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Key gene in horse height identified by researchers

Thumbelina - the world's smallest horse, at 44.5cm tall - meets Radar, who is 200.6cm tall (19.3hh).

Thumbelina – the world’s smallest horse, at 44.5cm tall – meets Radar, who is 200.6cm tall (19.3hh).

German scientists investigating the genetic basis for different body sizes of horses have discovered a gene that greatly influences height.

Researchers at the Institute of Animal Breeding and Genetics of the University of Veterinary Medicine in Hannover compared thousands of genetic variants between ponies and horses to find out if there was a mutation for the size differences in horses.

These so-called point mutations, or single nucleotide polymorphisms (single nucleotide polymorphisms, SNPs), are the most common genetic variants.

Using gene expression analysis, the scientists identified the key gene for the development of size in horses.

Their findings have been published in the international open-access scientific journal, PLoS One.

The gene in question is known as LCORL.

“We conclude that LCORL limited the growth in size of horses,” said Professor Ottmar Distl, director of the Institute for Animal Breeding and Genetics at the university.

“The stronger LCORL is expressed, the smaller the horse.”

The researchers conducted across-breed analysis in 1851 horses, of 42 different breeds

All original Przewalski wild horses carried the mutation, they found.

Warmblood horses showed a large range in height at the withers and wide genetic variation.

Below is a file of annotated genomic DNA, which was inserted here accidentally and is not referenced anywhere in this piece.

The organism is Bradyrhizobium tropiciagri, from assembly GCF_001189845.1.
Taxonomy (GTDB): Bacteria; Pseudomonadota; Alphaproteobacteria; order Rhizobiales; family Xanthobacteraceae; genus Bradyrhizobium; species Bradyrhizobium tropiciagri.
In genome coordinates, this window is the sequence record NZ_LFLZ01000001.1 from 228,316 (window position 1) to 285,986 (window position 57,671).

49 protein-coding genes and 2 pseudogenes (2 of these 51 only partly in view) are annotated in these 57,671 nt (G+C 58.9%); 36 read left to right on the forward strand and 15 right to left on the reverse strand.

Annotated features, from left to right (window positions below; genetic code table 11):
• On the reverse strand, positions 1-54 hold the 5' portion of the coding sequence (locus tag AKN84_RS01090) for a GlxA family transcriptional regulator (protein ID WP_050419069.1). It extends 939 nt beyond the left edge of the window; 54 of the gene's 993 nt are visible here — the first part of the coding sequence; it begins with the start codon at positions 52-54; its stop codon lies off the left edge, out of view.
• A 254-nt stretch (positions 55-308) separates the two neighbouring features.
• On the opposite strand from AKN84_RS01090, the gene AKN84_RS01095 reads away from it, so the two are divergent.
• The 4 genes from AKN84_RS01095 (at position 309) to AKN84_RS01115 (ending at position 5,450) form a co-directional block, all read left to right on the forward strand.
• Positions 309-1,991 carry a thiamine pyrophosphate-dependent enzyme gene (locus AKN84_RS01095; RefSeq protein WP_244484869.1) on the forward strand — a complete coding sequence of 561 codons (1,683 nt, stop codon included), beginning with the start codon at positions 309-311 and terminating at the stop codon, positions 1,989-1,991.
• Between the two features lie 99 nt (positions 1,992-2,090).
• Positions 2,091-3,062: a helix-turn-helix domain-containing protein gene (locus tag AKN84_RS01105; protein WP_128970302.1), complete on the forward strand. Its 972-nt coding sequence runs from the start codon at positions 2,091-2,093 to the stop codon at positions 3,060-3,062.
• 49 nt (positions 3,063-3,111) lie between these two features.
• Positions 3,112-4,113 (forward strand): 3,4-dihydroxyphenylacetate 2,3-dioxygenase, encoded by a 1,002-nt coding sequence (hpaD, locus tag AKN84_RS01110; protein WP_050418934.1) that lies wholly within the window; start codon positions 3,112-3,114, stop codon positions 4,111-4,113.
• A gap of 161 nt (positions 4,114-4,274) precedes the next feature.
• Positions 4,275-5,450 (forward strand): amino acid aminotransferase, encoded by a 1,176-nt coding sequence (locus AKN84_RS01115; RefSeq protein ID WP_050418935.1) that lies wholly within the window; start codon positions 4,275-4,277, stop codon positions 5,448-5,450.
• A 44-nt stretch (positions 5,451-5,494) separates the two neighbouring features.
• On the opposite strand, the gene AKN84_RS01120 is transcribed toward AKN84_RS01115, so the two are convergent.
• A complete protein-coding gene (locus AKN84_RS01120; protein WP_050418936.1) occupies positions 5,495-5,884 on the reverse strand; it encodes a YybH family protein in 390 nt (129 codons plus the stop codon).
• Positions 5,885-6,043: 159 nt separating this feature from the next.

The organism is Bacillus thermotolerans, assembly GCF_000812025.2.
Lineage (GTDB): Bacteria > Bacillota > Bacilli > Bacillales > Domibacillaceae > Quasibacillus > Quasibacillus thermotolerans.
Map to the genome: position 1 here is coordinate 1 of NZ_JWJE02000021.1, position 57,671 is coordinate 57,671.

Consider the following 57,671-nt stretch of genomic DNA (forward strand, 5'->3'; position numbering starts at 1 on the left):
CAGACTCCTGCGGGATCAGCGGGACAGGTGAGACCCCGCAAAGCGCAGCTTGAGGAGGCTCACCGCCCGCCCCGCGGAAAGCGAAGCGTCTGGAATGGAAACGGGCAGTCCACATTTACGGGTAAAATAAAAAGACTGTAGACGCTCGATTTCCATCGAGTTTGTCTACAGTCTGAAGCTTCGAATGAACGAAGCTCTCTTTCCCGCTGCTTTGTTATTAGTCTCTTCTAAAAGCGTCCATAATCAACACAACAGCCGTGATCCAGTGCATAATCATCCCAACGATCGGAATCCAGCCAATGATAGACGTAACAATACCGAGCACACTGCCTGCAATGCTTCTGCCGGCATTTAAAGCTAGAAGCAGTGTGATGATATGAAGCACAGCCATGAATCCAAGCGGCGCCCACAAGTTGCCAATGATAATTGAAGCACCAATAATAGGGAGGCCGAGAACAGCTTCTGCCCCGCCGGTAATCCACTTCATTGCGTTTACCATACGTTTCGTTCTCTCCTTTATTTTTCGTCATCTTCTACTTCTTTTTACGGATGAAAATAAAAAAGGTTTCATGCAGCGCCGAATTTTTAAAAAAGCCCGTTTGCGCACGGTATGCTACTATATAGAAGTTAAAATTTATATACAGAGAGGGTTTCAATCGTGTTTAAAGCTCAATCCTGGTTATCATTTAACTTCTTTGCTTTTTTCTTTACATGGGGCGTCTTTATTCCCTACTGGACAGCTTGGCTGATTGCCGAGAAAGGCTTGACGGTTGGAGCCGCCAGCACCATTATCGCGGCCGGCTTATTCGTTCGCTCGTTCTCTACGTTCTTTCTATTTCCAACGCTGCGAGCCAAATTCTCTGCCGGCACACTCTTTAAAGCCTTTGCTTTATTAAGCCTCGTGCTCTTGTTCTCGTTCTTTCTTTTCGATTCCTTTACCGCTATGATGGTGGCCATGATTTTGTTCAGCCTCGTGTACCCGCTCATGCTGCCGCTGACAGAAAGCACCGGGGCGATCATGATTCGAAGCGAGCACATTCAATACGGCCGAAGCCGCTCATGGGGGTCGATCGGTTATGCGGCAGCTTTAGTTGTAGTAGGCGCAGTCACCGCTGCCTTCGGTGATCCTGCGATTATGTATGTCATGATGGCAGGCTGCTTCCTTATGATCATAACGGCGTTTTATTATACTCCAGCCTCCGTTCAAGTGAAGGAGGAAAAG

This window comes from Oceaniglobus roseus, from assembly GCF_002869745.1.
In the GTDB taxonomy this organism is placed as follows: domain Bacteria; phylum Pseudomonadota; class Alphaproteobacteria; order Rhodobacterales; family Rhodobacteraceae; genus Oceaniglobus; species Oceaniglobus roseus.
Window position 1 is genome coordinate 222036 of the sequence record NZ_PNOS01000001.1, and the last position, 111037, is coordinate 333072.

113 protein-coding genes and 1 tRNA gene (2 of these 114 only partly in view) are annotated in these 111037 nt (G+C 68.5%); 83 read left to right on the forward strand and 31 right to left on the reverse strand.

For almost half of this variation, the regulatory mutation of the LCORL gene was responsible. Smaller Warmblood horses were homozygous for the mutation. Warmblood horses of medium size carried two genetic variants and were therefore heterozygous. Large warmblood horses were homozygous for the mutation.

For large draft horse breeds such as the Rhenish-German Cold Blood, Saxon-Thuringian, Noric and Süddeutsche, there were no animals with the homozygous mutation, and only isolated cases occurred in heterozygous animals.

Distl said the distribution of mutations in the different pony breeds suggests that, for large horses, the mutation first arose during the domestication of horses in Western Europe.

In humans, the LCORL gene affected torso and hip length. It was not a major regulator of size.

But in horses, the scientists found that LCORL was a decisive influence in horse height.

However, height is a complex trait and other genes are involved. The scientists are looking to conduct further work.

The researchers say horse breeders can use the new insights for their breeding decisions. The university can provide a genetic test for expression of the gene.

 

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